Assisting and implementing: a symbiotic relationship

March 2 2011, 1:25 PM  by Ray Acheson, Reaching Critical Will 

by Katherine Prizeman, Global Action to Prevent War

Wednesday’s ATT discussions centered upon the issue of international cooperation and assistance. As such, there was much emphasis on the necessity of assisting states in making an arms trade treaty implementable. Most Member States accepted the notion that if an ATT is to be successfully put into action, adequate assistance provisions must be included in the treaty language. There were caveats, of course, in which some Member States sought to clarify, limit, or redefine what is meant by assistance. The United States was the most explicit in its limitation of the term by choosing to define international assistance as only that which is directly related to arms transfer, which excludes technological transfers and other more peripheral modes of assistance. Contrastingly, the most liberal interpretation of “assistance” was touted by several small, developing states, including Papua New Guinea representing 11 Pacific small island states. Other states expressed support for provisions of international cooperation and assistance, including CARICOM, which underscored the critical role of the international community in assistance, including technical assistance, personnel training, and stockpile management. The European Union, represented by Hungary, called for exchange of information as to facilitate national assessment of transfers, while the Chinese delegation went so far as to call cooperation and assistance an “obligation”.

While this positive view of assistance, albeit varying levels of assistance, was shared by many delegations, there were those who expressed ambivalence in accepting an assistance provision without further clarity as to where this ‘cooperation’ would lie. The Egyptian delegate posed the question, “Is it international cooperation to promote adherence to the treaty or for treaty implementation?” It seems that these two forms of assistance are indivisible insofar as adherence to the treaty, for many states will require cooperation and assistance from the larger international community in order to implement the treaty. Adherence and implementation are really different sides of the same coin, so to speak. Furthermore, implementation is a prerequisite for adherence, while genuine adherence to the treaty cannot be accomplished without proper implementation.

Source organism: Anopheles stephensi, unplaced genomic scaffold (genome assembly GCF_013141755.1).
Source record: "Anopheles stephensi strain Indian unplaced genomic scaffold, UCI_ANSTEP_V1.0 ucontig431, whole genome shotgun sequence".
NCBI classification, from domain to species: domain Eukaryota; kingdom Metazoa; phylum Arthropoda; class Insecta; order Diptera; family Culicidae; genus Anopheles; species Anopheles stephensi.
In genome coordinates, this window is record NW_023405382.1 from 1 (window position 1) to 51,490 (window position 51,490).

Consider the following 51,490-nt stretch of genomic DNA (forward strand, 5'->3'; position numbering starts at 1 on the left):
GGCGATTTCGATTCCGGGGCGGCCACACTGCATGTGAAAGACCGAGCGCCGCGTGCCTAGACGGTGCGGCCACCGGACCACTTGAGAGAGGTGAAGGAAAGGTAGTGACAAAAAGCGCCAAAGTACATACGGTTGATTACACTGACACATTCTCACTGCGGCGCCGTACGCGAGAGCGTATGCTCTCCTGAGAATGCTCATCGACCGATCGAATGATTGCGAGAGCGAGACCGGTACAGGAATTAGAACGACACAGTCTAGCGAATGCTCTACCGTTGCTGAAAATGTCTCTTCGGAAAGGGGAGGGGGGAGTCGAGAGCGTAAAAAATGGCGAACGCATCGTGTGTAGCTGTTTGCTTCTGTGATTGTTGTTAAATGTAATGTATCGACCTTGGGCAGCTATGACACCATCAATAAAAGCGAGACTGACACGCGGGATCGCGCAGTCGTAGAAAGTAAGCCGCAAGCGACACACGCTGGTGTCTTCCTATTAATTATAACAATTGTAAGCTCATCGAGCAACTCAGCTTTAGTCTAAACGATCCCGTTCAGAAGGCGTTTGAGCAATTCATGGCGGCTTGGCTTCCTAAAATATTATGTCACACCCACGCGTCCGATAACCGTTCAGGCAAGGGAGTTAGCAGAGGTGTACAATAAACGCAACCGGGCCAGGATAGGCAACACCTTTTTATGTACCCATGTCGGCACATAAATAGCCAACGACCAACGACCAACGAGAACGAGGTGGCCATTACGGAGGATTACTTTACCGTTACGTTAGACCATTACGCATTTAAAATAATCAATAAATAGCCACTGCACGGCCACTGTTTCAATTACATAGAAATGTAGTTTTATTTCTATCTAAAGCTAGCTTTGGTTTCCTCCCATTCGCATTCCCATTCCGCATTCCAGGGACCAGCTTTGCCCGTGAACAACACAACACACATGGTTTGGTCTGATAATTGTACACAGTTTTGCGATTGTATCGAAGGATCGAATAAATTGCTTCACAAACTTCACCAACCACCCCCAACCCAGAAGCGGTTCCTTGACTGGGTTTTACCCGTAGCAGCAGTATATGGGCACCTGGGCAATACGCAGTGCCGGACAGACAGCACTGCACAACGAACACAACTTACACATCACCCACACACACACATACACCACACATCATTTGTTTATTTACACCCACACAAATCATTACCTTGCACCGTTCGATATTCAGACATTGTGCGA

The issue of incentives, for both states needing assistance as well as those providing it, arose during the conversation. The delegation of the Islamic Republic of Iran noted that offering assistance to states would undoubtedly encourage developing countries to join the treaty and effectively implement it. Likewise, Trinidad and Tobago noted that assistance would enable the full realization of the treaty for all signatories, which would thus have a positive impact on those providing the assistance. From a practical standpoint, these arguments perhaps carry the most weight. Incentivizing an ATT for both assisting and assisted Member States will serve to better control the global arms trade through wider participation.  One of greatest benefits of the UN system is its universal representation on which its strength and legitimacy are also largely based.

Beyond technical assistance, information transfers, and scientific exchange, it is important to focus on national capacity-building as the long-term goal for state parties. As was pointed out by the delegation of Japan, the most important assistance that could be provided is national capacity-building in developing laws, regulations, and enforcement agencies. Such capacity-building provides the bridge between discrete acts of assistance to the insurance of practical and sustainable treaty implementation. At this nascent stage of discussions, it is appropriate to discuss how international cooperation and assistance is to be defined in a broad context with perhaps only passing mention of longer-term goals of structure and long-standing implementation. However, in looking ahead, it is imperative that Member States take steps forward with an eye towards greater international assistance and cooperation through next steps. These would include, as already identified by a few delegations, identification of a national liaison and point of contact, adoption of a national action plan, and establishment of an international Secretariat to monitor implementation of the treaty.

Agreement on a global arms trade treaty will require some degree of cooperation and assistance from which there are many levels to choose. The range varies from the sharing of discrete pieces of information to the establishment of an international Secretariat. Nonetheless, no matter a Member State’s stand on the degree of assistance required, explicit provisions addressing such assistance must be part of the final treaty language.